Here are some tips I use to get some truly memorable shots.
Step 1: Choosing an Ultra-Wide Lens
For a Full frame, or FX sensor you only need to go down to 20mm or less. The shorter the focal length, the wider the field of view is.
Ultra-wides are expensive.
The ultra-wide I have is a Tokina 11-16mm. It's hard to come by because its almost always sold out, so I suggest eBay/Carig's list, or waiting, or checking out another lens.
Step 2: Composing Your Shots
Ultra-Wides are not for getting a wide landscape, or taking portraits against a large background.
Ultra-Wides are about getting up close and personal with what you're photographing, be it a person, a flower, or something else.
Step 3: Taking Your Shots
Don't bother trying to get down on the ground and look through the viewfinder, just keep everything on auto. Don't worry if the auto-focus doesn't work (as it doesn't on my D60 and Tokina), some part of the pole will be in focus, and since it's a straight line, it will look nice.
You want to get as close as you can to the subject, often times being almost on top of it.
This can pose a problem with lighting, (lucky the Tokina goes to F2.8), and shadows, so it may take some trial and error (but this is digital, you can take 1000 photos of the same thing).
Step 4: Lines and Angles
Another thing to take into account is angles. By tilting the camera just slightly, you throw everything off, and make for more interesting shots. Take this telephone pole, it's the same one as on the previous step, I just held the camera alittle differently and in a different spot on the pole.
Step 5: Flash and Shadows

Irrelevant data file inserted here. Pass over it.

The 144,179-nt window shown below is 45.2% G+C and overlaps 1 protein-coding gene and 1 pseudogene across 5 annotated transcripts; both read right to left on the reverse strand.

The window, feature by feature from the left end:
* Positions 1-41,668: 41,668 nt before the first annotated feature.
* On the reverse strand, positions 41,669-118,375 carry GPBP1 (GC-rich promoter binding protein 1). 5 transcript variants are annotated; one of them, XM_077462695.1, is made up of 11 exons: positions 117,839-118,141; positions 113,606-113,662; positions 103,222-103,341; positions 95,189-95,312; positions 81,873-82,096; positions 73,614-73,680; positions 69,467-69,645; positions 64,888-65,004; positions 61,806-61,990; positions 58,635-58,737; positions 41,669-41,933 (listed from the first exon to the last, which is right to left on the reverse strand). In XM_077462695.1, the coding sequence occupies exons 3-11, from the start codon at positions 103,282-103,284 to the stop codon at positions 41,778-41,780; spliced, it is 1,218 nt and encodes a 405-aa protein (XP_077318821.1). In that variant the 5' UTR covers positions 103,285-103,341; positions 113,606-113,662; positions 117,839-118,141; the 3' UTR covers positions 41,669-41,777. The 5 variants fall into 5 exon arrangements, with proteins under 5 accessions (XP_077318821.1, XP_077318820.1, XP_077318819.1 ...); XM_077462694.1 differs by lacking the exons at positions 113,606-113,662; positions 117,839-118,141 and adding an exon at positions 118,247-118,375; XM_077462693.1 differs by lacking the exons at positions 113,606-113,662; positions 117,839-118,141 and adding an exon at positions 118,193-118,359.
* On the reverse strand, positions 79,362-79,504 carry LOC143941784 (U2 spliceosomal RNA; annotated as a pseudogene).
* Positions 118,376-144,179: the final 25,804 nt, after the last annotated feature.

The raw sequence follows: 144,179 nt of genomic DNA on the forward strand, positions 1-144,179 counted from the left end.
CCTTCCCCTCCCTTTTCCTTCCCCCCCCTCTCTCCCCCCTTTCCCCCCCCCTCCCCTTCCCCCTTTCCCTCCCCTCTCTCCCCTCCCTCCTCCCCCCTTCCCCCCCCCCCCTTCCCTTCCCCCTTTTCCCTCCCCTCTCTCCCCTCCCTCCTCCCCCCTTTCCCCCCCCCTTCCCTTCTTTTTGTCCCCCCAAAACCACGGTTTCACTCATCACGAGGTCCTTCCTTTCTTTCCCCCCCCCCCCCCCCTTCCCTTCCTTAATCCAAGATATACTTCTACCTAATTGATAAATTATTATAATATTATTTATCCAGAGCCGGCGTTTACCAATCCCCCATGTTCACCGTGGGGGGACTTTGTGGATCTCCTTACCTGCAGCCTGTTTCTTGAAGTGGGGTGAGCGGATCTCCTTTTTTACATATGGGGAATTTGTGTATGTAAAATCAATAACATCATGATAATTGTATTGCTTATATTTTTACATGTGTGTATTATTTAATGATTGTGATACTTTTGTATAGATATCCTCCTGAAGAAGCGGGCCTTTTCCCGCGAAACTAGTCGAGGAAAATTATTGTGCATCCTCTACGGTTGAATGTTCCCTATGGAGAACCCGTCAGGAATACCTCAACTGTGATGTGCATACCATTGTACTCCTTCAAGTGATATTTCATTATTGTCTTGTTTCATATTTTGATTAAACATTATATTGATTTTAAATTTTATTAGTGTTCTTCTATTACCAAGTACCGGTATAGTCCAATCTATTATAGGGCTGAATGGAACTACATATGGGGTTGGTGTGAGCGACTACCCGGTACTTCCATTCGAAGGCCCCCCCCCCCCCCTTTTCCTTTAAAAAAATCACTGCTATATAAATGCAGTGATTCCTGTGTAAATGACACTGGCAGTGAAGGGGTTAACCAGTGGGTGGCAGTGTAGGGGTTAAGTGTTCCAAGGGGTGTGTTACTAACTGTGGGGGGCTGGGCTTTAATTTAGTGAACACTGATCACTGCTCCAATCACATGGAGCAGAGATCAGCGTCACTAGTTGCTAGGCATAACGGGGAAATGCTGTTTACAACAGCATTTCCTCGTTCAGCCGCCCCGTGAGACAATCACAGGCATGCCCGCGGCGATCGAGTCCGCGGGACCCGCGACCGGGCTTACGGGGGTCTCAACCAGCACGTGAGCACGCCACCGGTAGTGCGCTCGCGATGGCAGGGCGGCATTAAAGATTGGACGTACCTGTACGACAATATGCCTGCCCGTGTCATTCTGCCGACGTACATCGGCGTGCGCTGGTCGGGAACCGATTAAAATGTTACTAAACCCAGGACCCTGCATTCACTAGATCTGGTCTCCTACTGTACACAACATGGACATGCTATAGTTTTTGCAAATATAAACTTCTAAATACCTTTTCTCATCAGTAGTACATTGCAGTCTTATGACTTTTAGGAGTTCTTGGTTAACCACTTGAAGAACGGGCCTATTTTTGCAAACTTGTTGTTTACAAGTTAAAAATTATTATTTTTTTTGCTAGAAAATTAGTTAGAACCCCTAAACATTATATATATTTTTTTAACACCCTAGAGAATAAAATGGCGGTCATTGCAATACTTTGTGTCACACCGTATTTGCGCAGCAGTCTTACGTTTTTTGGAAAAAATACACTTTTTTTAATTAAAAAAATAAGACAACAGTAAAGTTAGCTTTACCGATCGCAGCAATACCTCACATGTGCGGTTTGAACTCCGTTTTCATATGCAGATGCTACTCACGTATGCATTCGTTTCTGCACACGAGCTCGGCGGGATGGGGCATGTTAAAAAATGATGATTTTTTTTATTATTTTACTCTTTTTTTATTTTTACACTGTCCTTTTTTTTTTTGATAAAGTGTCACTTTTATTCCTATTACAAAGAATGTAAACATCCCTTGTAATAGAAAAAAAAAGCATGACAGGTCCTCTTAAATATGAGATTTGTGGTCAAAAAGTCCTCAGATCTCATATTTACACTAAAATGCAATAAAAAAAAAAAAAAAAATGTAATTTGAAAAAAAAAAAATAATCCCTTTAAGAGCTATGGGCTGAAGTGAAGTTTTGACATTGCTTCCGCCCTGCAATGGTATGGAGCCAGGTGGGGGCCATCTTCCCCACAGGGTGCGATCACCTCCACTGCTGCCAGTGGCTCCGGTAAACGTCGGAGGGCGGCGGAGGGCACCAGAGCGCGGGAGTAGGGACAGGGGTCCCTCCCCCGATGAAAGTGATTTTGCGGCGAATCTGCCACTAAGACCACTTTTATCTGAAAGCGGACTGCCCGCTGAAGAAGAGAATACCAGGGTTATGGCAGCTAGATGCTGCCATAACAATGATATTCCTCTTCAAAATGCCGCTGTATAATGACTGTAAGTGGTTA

These lenses are ultra-wide, they get everything in. So using the built in flash on your camera is a no-no, otherwise you'll get a round shadow on the bottom of the photo.
If you have another flash, you can use that, but you need something to diffuse the flash, or you will get the shadows still. Sometimes bouncing the flash works.
Next you have to watch out for shadows that you cast from the sun, or overhead lighting.
You should be mindful of these shadows before you take a shot, because oftentimes viewing your photos on the small screen on the camera is not enough to see some shadows that may be there.
Depending on where the shadow is, you can crop it out, like in the last 2 photos on this page.
Step 6: Final Tips
When you take portraits, be sure there's enough lighting, because you can't use a standard flash.
Sometimes you can combine all 3: close, lines, and angles, to produce great shots.
Always remember that you are taking the photos, so set it up the way you want, and the way you will like it, photography is an art form, and all art is subjective.